Ultimately, the reality is that Russia under Vladimir Putin operates within a strategic framework deeply rooted in nationalist traditions that resonates with both elites and the public. A possible successor, even a democratically inclined, is likely to operate within the same framework. It is a mistake to assume that US policy is based on the assumption that we can and should change this structure. Likewise, it would be unreasonable to think that we have no choice but to adhere to current policies. We must behave with Russia as it is, not as we would like to see, fully using our strengths, but remaining open to diplomacy. By concentrating so much, we can both deal with the challenge posed by Russia and strive to take our relations on a more constructive path. Failure to meet this requirement is too costly. ”

Among the 103 signers of the letter are 14 former US ambassadors in various countries, including four former residents of Arbat Spaso House: John Byerly, Thomas Pickering, James Collins and John Huntsman. Or another well-known figure - ex-member of the US National Security Council on relations with Europe and Russia - Fiona Hill.

Why did they come up with such an unexpected appeal? About it "KP" said one of the signers of the letter - political scientist, publisher of the National Interest magazine Dmitry Simes.

“If the letter were signed only by ardent supporters of friendship with Russia, then, of course, 103 people could be recruited somewhere, but they, frankly, would not have a serious significance in American politics,” Simes said. - This is the achievement of the initiators of this document, including ex-ambassador John Huntsman: they managed to attract people with quite different views. Therefore, of course, the letter should be viewed not as someone's specific position, but as an expression of general concern over the decline of Russian-American relations. Apparently, they have a feeling that a lot is going wrong and needs to be corrected. "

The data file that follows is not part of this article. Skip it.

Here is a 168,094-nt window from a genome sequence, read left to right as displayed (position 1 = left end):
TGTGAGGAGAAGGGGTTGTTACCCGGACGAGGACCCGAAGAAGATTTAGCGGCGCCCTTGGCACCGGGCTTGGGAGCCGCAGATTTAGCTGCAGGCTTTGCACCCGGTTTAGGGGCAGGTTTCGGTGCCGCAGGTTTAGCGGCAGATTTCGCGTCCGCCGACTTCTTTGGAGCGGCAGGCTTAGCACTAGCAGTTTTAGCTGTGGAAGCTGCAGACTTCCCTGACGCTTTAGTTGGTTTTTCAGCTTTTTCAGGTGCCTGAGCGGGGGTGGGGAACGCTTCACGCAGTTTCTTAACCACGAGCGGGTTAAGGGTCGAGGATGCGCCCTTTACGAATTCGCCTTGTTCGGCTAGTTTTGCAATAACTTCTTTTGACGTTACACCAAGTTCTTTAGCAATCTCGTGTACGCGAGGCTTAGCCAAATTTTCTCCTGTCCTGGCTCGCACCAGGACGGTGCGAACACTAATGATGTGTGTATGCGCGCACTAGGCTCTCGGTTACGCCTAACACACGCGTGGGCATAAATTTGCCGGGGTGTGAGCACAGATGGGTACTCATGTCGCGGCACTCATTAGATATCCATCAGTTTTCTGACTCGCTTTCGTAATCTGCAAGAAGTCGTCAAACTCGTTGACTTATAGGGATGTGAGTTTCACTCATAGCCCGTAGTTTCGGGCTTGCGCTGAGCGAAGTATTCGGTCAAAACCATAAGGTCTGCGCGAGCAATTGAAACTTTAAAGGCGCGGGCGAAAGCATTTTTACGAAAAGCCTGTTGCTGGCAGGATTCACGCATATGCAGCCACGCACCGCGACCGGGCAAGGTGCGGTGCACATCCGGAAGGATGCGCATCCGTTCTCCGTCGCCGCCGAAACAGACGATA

What is characteristic, the author of "KP" notes, the attempts of Washington curtseys towards Moscow occur simultaneously with the strengthening of sanctions against China - for example, the closure of its consulate in Houston. Does the United States want to enlist our support in this conflict on the principle of "lesser evil"?

“There certainly is such a motive,” Simes admits, “although it sounds a little ominous. I would put it this way: it is not in the interests of the United States to deviate from the policy that was pursued towards Moscow and Beijing, starting with President Nixon in the seventies: when it was important for the United States to build better relations with China and Russia than they had with each other. It's in American interests. ”

The original text of the appeal is published on the website of the publication Political.

ForumDaily is not responsible for the content of the letter and may not share the point of view of the authors and signatories.